David Ryan, 46, was fixing a water pump for his employer when he inadvertently tipped over a plastic gasoline can, splashing gas onto his clothing. Several feet away, a live Sears battery charger suddenly emitted sparks, igniting the gasoline vapors, the gas can, and Ryan’s clothing.
He suffered second- and third-degree burns to more than 70 percent of his body, including his legs, torso, neck, arms, and hands. His fingertips, sweat and oil glands, and skin pigment were burned off. He was placed in a medically induced coma for several weeks while he underwent multiple skin-graft procedures. Nearly every area of his body that did not require skin grafting was used as a donor site. He remained hospitalized for several months, during which he developed neurological problems and suffered a possible stroke. He now has permanent, extensive scarring. His past medical expenses of about $1.2 million were satisfied by workers’ compensation for a gross payment of about $630,300. His future medical expenses are estimated at $250,000.
Ryan was earning about $1,000 weekly at the time of the incident. He missed six months from work and then worked part-time for six months before returning to a full-time schedule. His lost earnings of $41,000 were paid by workers’ compensation.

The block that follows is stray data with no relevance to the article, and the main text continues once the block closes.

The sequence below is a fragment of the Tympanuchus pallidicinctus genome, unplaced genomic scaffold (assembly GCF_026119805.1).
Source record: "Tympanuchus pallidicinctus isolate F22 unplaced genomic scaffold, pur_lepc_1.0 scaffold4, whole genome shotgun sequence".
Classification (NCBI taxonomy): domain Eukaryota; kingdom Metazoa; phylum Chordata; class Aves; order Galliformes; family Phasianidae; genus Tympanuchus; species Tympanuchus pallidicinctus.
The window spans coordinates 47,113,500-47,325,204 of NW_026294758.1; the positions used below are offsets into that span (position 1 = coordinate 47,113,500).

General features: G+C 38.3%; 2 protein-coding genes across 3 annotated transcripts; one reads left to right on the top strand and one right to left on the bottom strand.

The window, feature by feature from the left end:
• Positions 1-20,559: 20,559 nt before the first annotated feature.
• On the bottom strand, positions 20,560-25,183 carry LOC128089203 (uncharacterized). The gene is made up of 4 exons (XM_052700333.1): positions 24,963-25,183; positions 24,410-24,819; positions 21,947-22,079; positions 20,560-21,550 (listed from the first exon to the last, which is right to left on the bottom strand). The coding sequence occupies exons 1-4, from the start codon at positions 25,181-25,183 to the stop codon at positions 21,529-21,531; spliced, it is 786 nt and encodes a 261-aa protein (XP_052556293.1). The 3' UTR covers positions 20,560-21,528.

Ryan, his wife, and their children sued Sears, Roebuck & Co., which sold the battery, alleging negligence and breach of warranty. Sears identified the manufacturer as Acme Manufacturing Corp., and the plaintiffs added Acme as a defendant. The plaintiffs also sued Mueller Electric Co., which manufactured a metal clip that was a component of the battery charger, and the other defendants cross-claimed against Mueller.
Among other things, the plaintiffs alleged that the defendants improperly designed, manufactured, tested, and marketed the battery charger, which had an unreasonably high propensity to emit sparks in the course of reasonably foreseeable use. The plaintiffs’ experts were prepared to testify that (1) the sparking was caused by a loose connection between the battery terminal and the clip connecting the charger to the terminal, and (2) a defect in the metal composition of the clip’s spring permitted the spring to lose tension and gripping force. The plaintiffs sought punitive damages.
The defendants denied that their products were defective and argued that a spark from the charger was not the source of ignition. They also argued that any malformation of the clip and spring was attributable to product misuse, that these components were at least 17 years old, and that Ryan knew or should have known of the loss of tension in the spring for at least a year before the incident.
The parties settled for $1.3 million, including about $1.08 million from Mueller’s insurer and $225,000 jointly from Sears and Acme. In addition, the workers’ compensation carrier reduced its lien of about $709,500 to $2,000 and agreed to remain obligated for future medical expenses, subject to an offset under state law.
Citation: Ryan v. Sears, Roebuck & Co., No. 1:09-cv-10653 (D. Mass. July 9, 2012).
Plaintiff counsel: AAJ member John F. Finnerty Jr., Osterville, Mass.; and William D. Jalkut and Nisha Koshy Cocchiarella, both of Worcester, Mass.